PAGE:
For many discrete manufacturers, supply chain volatility is becoming the new normal. Manufacturers are facing a plethora of challenges, from raw material shortages to shipping container delays, so the need to create resilient supply chains is imperative.
In a post-Covid economy, manufacturers are trying to find more proactive and robust supply chain solutions that take them out of the “firefighting mode” that they experienced over the past 18 months. This was top of mind during the “Planning for recovery: Supply challenges facing discrete manufacturers” webinar, which included great insights from:
- Tobias Bloecher, Managing Director, Former Director Global SCM at Pepperl+Fuchs
- Dirk Lembregts, Former SC Executive at General Motors, Philips, and Marks & Spencer
- Philippe Wolff, Director of Industry Solutions at o9 Solutions
“We have to look at volatility as kind of a state of business,” says Lembregts. “In the past, we saw it as an inconvenient period between relatively stable periods. So I think what is sinking in is that the crisis-related changes we did last year, we’re still going to need them going forward.”
The time to build a resilient S&OP process is now
In discrete manufacturing, identifying and addressing supply chain challenges needs to happen at a faster pace, according to Bloecher. The Covid pandemic directly affected Pepperl+Fuchs’s industrial sensor and explosion protection divisions as the business faced compounding issues including sea freight delays, changes in automotive intake, and implementing safety protocols in factories. This was a catalyst for shrinking S&OP cycles and increasing the frequency of their planning processes. P+F also established a task force to open communication channels both internally and across their supply chain to ensure disruptions could be addressed effectively. Many of these processes will continue to be implemented because it’s creating a more resilient supply chain going forward. “While developing a S&OP across a business driven by a crisis situation, we realize quite fast how much value we can get from that by aligning a sales front end with a production back end, even reaching out to external suppliers in times like we saw last year,” Blocher says.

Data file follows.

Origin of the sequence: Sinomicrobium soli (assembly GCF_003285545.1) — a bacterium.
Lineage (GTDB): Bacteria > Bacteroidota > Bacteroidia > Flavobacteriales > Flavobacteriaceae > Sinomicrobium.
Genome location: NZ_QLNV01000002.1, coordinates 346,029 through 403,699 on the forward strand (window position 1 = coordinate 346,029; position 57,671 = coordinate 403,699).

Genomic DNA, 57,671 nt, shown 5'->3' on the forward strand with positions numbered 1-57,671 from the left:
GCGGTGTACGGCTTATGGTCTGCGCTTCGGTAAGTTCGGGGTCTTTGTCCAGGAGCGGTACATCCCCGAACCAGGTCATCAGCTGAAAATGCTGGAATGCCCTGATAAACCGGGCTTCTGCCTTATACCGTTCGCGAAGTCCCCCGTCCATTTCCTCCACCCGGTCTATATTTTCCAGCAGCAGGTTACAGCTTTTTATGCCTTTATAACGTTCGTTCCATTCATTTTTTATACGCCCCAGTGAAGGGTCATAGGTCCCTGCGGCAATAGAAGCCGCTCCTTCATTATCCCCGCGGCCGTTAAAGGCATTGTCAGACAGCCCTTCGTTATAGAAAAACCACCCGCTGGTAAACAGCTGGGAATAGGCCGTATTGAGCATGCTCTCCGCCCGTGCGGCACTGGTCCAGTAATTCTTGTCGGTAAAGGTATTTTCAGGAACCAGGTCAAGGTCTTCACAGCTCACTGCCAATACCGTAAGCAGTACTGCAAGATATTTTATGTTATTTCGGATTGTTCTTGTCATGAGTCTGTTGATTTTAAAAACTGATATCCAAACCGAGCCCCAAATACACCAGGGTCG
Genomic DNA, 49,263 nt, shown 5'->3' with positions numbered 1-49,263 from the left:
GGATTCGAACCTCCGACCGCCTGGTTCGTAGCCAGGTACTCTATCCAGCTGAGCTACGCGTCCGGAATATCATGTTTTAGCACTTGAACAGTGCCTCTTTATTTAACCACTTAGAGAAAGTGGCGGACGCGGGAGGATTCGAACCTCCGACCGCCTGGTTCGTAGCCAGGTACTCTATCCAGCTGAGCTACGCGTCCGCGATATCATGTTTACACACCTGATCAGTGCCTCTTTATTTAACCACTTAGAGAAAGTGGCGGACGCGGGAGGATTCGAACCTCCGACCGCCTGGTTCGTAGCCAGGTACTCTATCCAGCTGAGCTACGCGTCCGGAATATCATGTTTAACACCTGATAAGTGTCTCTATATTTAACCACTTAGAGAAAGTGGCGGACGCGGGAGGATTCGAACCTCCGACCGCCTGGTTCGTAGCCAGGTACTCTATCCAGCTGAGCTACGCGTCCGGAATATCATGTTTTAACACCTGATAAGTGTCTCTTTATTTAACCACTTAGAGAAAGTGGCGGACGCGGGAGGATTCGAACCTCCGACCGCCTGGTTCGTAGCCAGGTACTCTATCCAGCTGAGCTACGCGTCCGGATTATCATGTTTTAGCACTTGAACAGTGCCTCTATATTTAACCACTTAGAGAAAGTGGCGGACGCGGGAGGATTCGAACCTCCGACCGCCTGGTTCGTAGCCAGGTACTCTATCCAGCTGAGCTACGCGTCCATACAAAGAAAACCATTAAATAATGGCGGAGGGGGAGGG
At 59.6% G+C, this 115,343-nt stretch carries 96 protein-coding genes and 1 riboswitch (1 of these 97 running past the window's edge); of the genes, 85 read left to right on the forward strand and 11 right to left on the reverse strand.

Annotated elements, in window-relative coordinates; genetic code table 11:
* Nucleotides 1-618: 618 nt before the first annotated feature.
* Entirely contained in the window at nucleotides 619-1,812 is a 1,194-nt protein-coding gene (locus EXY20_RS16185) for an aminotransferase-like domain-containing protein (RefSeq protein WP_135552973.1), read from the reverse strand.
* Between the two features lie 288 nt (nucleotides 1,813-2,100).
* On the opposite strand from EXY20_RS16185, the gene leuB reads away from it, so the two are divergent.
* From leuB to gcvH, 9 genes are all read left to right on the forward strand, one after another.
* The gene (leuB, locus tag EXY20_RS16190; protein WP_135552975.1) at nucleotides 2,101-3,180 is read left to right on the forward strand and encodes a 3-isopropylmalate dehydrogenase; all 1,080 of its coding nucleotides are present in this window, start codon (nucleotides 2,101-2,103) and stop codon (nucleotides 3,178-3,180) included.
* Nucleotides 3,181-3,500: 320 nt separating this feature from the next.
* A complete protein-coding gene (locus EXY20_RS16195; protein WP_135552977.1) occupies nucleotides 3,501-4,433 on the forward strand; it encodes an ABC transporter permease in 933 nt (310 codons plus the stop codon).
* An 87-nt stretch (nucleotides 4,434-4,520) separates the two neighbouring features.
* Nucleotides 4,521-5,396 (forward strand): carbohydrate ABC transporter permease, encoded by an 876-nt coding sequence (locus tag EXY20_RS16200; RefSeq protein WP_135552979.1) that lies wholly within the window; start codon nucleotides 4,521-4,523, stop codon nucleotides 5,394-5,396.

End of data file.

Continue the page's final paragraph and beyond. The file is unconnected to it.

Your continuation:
Embrace learning from other verticals and bring in external data to “learn and leapfrog”
Building a resilient supply chain is a journey and can be a multi-year process. Both Bloecher and Lembrehts believe that many supply chains across industries are converging. As such, B2B companies should take a cue from B2C companies by using external data points–especially to gain insights into sales, demands and supply–to help steer their supply chain and be ahead of the game. Gaining access to external data and advanced analytics allows a manufacturer to not only have visibility into their entire supply chain network, but also leverage intelligence on suppliers, markets and potential competitors to build a more resilient supply chain. “Using external data to get insights I think is good news for discrete manufacturers because you don’t have to go through a 10-year process. You can learn and leapfrog,” says Lembregts.